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Sulfate migration in oligosaccharides induced by negative ion mode ion trap collision-induced dissociation

Journal article
Authors Diarmuid T. Kenny
Samah Issa
Niclas G. Karlsson
Published in Rapid Communications in Mass Spectrometry
Volume 25
Issue 18
Pages 2611-2618
ISSN 0951-4198
Publication year 2011
Published at Institute of Biomedicine
Institute of Biomedicine, Department of Medical Biochemistry and Cell Biology
Pages 2611-2618
Language en
Links dx.doi.org/10.1002/rcm.5157
Subject categories Medical Biotechnology (with a focus on Cell Biology (including Stem Cell Biology), Molecular Biology, Microbiology, Biochemistry or Biopharmacy)

Abstract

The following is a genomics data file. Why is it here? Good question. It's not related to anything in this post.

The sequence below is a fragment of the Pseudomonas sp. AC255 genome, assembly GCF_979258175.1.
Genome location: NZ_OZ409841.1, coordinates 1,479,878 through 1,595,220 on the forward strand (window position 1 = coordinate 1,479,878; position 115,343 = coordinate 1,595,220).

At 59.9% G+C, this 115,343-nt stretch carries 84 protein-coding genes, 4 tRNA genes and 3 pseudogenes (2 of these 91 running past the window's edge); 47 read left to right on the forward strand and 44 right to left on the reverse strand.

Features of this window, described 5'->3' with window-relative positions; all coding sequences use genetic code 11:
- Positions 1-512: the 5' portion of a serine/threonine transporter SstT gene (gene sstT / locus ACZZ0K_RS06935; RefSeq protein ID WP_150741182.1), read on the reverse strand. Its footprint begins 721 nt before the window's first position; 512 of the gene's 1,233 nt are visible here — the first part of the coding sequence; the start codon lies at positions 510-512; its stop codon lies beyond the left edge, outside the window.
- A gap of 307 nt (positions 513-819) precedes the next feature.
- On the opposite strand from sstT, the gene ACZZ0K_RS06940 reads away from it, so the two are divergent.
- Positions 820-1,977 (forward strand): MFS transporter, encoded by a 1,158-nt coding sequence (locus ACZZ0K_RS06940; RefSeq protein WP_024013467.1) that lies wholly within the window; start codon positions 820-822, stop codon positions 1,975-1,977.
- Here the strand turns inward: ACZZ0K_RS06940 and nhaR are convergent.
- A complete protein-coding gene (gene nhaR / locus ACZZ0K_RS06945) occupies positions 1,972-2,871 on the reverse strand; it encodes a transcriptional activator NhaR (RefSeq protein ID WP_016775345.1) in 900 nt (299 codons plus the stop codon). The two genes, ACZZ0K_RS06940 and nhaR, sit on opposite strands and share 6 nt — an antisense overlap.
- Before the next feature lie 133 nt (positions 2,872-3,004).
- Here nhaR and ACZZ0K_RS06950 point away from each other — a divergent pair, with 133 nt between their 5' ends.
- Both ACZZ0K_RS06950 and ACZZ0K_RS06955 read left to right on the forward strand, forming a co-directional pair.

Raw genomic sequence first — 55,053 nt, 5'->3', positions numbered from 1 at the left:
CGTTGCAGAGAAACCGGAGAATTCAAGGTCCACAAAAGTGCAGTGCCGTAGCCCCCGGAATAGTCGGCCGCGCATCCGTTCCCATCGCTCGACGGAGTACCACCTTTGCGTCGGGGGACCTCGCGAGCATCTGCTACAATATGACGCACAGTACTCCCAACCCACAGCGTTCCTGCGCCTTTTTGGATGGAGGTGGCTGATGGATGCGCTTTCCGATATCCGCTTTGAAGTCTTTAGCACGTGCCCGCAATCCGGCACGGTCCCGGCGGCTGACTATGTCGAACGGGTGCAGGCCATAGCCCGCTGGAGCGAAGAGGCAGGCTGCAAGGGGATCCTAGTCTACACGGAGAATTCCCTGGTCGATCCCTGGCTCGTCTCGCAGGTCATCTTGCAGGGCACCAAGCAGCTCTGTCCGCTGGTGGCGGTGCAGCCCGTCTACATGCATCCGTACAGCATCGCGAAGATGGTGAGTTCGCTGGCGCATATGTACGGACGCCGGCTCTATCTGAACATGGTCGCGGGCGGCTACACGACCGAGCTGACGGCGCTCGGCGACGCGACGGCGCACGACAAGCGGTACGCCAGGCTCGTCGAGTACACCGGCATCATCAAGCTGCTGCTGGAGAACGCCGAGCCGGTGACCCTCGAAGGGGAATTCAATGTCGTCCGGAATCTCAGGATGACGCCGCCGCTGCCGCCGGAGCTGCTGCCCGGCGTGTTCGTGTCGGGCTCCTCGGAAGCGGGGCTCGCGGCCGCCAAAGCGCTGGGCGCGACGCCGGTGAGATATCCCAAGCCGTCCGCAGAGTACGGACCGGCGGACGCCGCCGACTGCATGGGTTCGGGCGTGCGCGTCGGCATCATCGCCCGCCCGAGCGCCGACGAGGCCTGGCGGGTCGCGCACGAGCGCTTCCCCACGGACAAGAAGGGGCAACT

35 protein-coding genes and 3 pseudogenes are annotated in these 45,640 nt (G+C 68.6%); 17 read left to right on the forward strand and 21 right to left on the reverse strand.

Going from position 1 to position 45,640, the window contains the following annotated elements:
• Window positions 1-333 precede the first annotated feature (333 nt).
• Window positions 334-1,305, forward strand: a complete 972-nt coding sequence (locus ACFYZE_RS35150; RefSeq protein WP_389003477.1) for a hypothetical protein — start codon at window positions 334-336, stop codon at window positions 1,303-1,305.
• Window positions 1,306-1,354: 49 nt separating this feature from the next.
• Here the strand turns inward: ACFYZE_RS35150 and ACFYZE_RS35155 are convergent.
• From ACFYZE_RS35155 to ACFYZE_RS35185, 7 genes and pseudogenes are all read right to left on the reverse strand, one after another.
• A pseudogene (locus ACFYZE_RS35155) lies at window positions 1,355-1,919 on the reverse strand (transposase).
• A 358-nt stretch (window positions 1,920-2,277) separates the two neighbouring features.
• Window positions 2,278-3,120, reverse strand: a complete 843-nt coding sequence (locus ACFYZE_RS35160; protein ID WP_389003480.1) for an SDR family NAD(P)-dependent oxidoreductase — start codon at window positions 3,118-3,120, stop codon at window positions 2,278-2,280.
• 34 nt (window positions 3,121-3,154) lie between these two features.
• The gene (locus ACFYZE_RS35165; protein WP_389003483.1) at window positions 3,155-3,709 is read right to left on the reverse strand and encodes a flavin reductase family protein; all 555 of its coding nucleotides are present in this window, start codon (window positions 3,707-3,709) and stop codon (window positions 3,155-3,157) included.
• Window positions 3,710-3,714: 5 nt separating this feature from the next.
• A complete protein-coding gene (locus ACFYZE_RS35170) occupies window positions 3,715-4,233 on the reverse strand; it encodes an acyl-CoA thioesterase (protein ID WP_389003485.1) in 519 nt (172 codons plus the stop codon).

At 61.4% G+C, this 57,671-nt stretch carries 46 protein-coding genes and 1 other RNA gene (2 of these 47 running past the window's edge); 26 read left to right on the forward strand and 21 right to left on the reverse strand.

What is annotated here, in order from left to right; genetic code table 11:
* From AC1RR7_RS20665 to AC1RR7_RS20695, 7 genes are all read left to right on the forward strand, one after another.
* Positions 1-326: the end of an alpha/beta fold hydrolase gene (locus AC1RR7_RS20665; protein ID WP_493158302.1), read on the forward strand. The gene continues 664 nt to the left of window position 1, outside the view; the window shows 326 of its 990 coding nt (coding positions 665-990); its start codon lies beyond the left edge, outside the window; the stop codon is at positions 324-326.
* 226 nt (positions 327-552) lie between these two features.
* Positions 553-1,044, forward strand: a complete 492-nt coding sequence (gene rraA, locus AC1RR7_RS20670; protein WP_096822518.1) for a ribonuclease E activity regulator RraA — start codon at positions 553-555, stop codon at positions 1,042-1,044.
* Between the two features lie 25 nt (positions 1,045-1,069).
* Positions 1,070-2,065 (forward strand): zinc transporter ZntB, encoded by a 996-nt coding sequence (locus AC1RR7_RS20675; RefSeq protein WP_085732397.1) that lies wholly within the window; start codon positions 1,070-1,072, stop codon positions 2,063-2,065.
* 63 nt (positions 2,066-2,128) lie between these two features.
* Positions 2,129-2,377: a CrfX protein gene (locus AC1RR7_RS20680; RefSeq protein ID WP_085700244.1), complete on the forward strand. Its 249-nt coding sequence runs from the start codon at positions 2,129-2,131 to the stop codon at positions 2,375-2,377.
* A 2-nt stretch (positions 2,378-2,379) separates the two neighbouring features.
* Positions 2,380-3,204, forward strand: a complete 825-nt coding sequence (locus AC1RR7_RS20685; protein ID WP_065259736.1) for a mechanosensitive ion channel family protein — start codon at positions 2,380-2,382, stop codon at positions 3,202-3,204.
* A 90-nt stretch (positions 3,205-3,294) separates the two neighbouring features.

Migration of sulfate groups between hydroxyl groups was identified after collision-induced dissociation (CID) of sulfated oligosaccharides in an ion trap mass spectrometer in negative ion mode. Analysis of various sulfated oligosaccharides showed that this was a common phenomenon and was particularly prominent in sulfated oligosaccharides also containing sialic acid. It was also shown that the level of migration was increased when the sulfate was positioned on the flexible areas of the oligosaccharides not involved in the pyranose ring, such as the extra-cyclic C-6 carbon of hexoses or N-acetylhexosamines, or on reduced oligosaccharide. This suggested that migration is dependent on the spatial availability of the sulfate in the ion trap during collision. It is proposed that the migration is initiated when the negatively charged -SO3 – residue attached to the oligosaccharide precursor becomes protonated by a CID-induced proton transfer. This is supported by the CID fragmentation of precursor ions depleted of acidic protons such as doubly charged [M – 2H]2– ions or the sodiated [M + Na – 2H]– ions of oligosaccharides containing one sulfate and one sialic acid in the same molecule. Compared to the CID fragmentation of their monocharged [M – H]– ions, no migration was observed in CID of proton depleted precursors. Alternative fragmentation parameters to suppress migration of sulfated oligosaccharides also showed that it was not present when sulfated oligosaccharides were fragmented by HCD (High-Energy C-trap Dissociation) in an Orbitrap mass spectrometer.

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